Despite the continued persecution of the LGBT+ community, a new queer creative collective is emerging in Russia and Saint-Petersburg based creative director Roman Gunt along with photographer Nick Gavrilov has just released a photo series which looks to shine a light on the Russian underground queer creative community who are fighting for LGBT+ rights.
“If we want a better future for the new generations we need to stop being indifferent to what’s happening in our country,” Roman Gunt told Dazed.
The Human Rights Watch confirmed that Russia’s ‘gay propaganda’ law is having a damaging effect on children and young people.
Russian president Vladimir Putin signed the federal law into legislation in 2013, on the grounds that LGBT+ people pose a threat to the ‘traditional’ Russian family unit.
In December, the Human Rights Watch released a statement in which they outline the various ways in which Russia’s anti-LGBT+ laws put children and young people at serious risk:
“Russia’s ‘gay propaganda’ law is harming youth by cutting them off from vital information. Amid the intense social hostility surrounding LGBT people in Russia, the law stops mental health providers from counselling children who have questions about sexual orientation and gender identity.”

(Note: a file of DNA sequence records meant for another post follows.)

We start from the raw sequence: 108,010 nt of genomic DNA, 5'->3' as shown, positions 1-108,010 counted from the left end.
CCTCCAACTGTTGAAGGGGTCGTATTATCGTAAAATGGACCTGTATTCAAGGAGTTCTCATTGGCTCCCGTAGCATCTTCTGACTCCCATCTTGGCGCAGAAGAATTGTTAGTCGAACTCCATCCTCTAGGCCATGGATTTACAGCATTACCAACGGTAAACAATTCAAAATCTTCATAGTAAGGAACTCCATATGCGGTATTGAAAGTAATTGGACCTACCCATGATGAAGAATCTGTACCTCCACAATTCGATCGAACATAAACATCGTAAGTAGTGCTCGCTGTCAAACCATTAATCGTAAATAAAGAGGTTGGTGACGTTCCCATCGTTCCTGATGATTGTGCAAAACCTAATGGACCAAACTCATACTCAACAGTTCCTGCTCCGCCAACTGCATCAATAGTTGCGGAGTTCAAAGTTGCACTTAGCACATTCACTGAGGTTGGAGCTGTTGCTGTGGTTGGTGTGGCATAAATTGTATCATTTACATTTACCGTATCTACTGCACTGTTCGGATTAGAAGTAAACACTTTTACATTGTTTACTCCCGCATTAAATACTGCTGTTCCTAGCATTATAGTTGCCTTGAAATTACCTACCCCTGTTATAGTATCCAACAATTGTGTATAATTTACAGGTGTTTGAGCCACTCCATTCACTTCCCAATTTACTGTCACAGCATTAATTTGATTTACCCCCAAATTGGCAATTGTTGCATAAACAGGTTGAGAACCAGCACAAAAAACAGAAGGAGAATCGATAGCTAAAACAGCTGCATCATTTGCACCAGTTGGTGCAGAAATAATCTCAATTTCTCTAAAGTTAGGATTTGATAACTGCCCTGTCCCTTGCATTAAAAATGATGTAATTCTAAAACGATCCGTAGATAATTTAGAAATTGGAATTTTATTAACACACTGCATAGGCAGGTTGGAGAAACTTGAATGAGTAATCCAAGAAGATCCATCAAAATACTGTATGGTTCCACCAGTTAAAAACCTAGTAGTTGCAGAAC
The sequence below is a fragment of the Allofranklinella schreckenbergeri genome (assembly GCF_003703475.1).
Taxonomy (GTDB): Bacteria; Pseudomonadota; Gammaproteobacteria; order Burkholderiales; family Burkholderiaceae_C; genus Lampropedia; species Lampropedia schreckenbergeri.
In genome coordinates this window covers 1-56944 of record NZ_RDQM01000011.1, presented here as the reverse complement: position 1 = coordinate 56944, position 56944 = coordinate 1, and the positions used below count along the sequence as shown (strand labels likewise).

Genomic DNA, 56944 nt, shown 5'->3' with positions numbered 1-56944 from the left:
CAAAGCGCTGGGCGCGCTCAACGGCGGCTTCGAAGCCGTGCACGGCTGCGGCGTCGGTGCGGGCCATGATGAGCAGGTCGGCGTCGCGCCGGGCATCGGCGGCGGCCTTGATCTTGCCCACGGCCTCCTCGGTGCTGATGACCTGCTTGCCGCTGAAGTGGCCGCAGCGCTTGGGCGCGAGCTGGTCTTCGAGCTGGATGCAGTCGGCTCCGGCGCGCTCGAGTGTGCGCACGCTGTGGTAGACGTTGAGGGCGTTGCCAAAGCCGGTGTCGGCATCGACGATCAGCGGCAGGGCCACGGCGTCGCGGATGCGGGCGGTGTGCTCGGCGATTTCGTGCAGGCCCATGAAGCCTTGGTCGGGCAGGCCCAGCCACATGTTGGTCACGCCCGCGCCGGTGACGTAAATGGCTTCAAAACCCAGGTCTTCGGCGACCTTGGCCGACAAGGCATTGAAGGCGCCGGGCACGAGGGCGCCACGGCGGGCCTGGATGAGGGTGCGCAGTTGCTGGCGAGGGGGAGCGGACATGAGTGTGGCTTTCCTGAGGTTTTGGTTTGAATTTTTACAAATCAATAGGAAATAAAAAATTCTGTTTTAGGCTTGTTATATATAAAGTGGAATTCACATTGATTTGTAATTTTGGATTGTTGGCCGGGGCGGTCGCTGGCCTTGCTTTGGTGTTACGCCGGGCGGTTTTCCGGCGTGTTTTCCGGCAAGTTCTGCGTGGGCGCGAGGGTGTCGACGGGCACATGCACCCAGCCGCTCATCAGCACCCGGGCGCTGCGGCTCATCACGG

The photo series, which debuted on Dazed, depicts nine straight and queer couples kissing against a backdrop of well-known and everyday Russian landmarks. This was a diffcult undertaking for Gunt and the same-sex couples being photographed kissing in public.
“I chose the most popular tourist spots not only for the backdrop of the photographs, but also to look at the reaction of the public. It was difficult for same-sex couples because we have no tolerance for same-sex relationships in Russia. We were surrounded by unfriendly glances, but surprisingly, no one approached or said anything to us,” Gunt says.
He continues, sharing how shooting the series almost got them arrested. “We were shooting in front of the building of The State Duma, which in 2013 passed the gay propaganda law, and we almost got arrested. Two police cars suddenly drove up to us and a few policemen started enquiring about what we are doing here. They told us to stop what we were doing otherwise they’d arrest us.”
LGBT+ people continue to face persecution in Russia. While same-sex relationships were decriminalized in 1993, Pride festivals are routinely denied permits while LGBT+ activists face arrest. Russia is ranked as the least protective country in Europe for LGBT+ citizens.
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